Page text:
Believe it or not, I truly sympathise with the lot of the modern referee and must emphasise we in the media want to help as much as we can, even if it does seem the scrutiny levels are sometimes over the top.
That’s just one reason why the whole idea of You Are The Ref’s website is a positive one for me, because it provides a forum for informed discussion between those at all levels of the game and we certainly need officials to be a part of the conversation going forward.
I know there are meetings featuring the elite group scheduled to be held regularly at St George’s Park, and I also know exactly what would have been top of my agenda if I’d been in charge of the PGMOL at the first one of the season!
It is vital that Mike Dean is given full and public backing for the stance he has taken in penalising so-called grappling in the penalty area. While his award of a penalty against Shawcross was generally applauded there were many who felt the decision against young Sterling was too harsh. I don’t see that at all, because players still seem to feel they can wrestle with opponents and not so much as glance at the ball as set-pieces are being taken.
Dean’s colleagues must follow his lead and ensure this is not dismissed by the players and fans alike as just another clampdown that is destined to fizzle out after six weeks! And his boss must come out and back him, too. That’s the first thing I’d say to the refs as a group, given the chance.
Officials might be surprised how much empathy there actually is out there for them among ourselves and the fans, even among the managers, when it comes to those marginal decisions which no one can be expected to get 100% right.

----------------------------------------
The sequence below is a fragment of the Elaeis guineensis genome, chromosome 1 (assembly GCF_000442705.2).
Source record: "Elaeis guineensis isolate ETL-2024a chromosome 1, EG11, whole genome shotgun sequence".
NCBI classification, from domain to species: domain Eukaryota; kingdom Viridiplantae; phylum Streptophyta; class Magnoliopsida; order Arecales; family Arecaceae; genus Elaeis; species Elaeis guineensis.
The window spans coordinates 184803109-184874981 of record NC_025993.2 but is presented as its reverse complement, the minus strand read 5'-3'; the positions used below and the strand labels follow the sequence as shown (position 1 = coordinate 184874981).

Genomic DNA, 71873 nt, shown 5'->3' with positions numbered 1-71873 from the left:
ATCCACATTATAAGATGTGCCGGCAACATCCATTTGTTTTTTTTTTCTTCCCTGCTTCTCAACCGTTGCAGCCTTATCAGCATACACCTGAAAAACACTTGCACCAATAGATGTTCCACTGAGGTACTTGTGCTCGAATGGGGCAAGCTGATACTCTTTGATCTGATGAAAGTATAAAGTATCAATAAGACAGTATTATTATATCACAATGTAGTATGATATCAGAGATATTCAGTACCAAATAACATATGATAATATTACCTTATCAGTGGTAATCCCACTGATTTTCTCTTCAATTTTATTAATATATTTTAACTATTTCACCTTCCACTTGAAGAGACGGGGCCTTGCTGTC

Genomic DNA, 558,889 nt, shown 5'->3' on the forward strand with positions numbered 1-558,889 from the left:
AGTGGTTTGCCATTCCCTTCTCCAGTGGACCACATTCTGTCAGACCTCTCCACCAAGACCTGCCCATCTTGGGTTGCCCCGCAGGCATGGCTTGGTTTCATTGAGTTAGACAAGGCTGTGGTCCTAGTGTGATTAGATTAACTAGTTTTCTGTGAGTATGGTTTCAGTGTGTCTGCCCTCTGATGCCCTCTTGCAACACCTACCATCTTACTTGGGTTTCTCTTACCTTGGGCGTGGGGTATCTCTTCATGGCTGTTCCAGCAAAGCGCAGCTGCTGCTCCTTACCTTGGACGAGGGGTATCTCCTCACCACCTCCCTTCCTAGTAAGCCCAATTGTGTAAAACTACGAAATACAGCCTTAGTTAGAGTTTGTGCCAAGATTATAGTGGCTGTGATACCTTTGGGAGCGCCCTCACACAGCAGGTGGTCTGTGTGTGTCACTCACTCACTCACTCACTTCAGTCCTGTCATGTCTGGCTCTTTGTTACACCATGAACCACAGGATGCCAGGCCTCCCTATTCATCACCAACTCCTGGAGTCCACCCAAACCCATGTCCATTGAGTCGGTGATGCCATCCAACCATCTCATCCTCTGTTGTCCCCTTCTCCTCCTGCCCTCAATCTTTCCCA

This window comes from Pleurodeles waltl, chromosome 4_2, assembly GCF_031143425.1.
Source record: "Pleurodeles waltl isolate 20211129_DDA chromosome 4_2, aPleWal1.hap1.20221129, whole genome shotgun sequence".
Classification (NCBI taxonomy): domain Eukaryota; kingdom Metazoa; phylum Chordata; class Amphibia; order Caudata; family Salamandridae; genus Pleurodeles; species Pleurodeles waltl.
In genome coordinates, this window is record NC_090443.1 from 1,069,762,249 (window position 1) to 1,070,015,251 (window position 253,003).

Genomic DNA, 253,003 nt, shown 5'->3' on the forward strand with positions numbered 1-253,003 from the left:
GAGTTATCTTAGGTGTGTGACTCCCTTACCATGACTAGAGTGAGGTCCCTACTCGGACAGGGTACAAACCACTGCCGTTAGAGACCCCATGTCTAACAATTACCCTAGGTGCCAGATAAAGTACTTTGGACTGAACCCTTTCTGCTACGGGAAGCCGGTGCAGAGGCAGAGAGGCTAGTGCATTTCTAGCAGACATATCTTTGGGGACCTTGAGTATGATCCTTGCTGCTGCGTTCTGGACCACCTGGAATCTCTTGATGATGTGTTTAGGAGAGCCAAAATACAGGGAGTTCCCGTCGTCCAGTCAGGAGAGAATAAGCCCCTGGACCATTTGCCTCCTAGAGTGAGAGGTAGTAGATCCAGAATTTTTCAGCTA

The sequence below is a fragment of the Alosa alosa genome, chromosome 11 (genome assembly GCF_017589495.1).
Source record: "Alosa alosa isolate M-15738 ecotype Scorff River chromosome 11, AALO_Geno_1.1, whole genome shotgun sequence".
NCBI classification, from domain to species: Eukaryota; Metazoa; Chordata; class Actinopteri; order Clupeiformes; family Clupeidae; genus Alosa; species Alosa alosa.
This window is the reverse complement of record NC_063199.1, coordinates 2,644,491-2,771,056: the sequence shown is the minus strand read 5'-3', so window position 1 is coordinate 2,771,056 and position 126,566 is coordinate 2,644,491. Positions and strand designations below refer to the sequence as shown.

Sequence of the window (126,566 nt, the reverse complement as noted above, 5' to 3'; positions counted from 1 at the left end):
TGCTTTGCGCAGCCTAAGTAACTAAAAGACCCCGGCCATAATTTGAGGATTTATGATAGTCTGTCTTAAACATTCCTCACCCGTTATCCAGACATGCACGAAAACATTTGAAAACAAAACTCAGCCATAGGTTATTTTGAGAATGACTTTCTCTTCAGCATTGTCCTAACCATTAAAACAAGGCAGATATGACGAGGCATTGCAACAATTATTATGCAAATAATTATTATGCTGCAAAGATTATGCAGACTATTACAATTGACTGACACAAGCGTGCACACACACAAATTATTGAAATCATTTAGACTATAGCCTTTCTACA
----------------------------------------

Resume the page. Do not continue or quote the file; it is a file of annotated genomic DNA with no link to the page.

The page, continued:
What baffles me, however, is when the nasty side is not punished and by nasty, I think most people will agree with my description of Diego Costa’s challenge on West Ham’s goalkeeper, Adrian.
While I’m one of Mark Clattenburg’s biggest fans, I felt Arsenal were lucky he ignored a clear-cut appeal for a Leicester penalty, yet these kinds of things are nowhere near as serious as what Anthony Taylor missed in letting Costa’s challenge go unpunished at Stamford Bridge.
Costa simply had to go, and Mr Taylor got it wrong, wrong, wrong!
Something you don’t see every week is a player receiving two yellow cards for offences committed during the same passage of play. Readers may remember an example during Northern Ireland’s Euro qualifier at home to Hungary when Chris Baird found himself controversially dismissed, about a year ago.
There’s been another case already this season with Partick Thistle’s Sean Welsh sent off in their Scottish Premiership clash with Aberdeen. Now I know full well that Welsh’s second card was for dissent and that there can be the added factor of the advantage rule being applied in any hypothetical discussion of this.
Even so, for me, one yellow should be sufficient punishment in most such cases.
Until next time, you can catch me on the Alan Brazil Sports Breakfast every week day on TalkSPORT, 6-10am.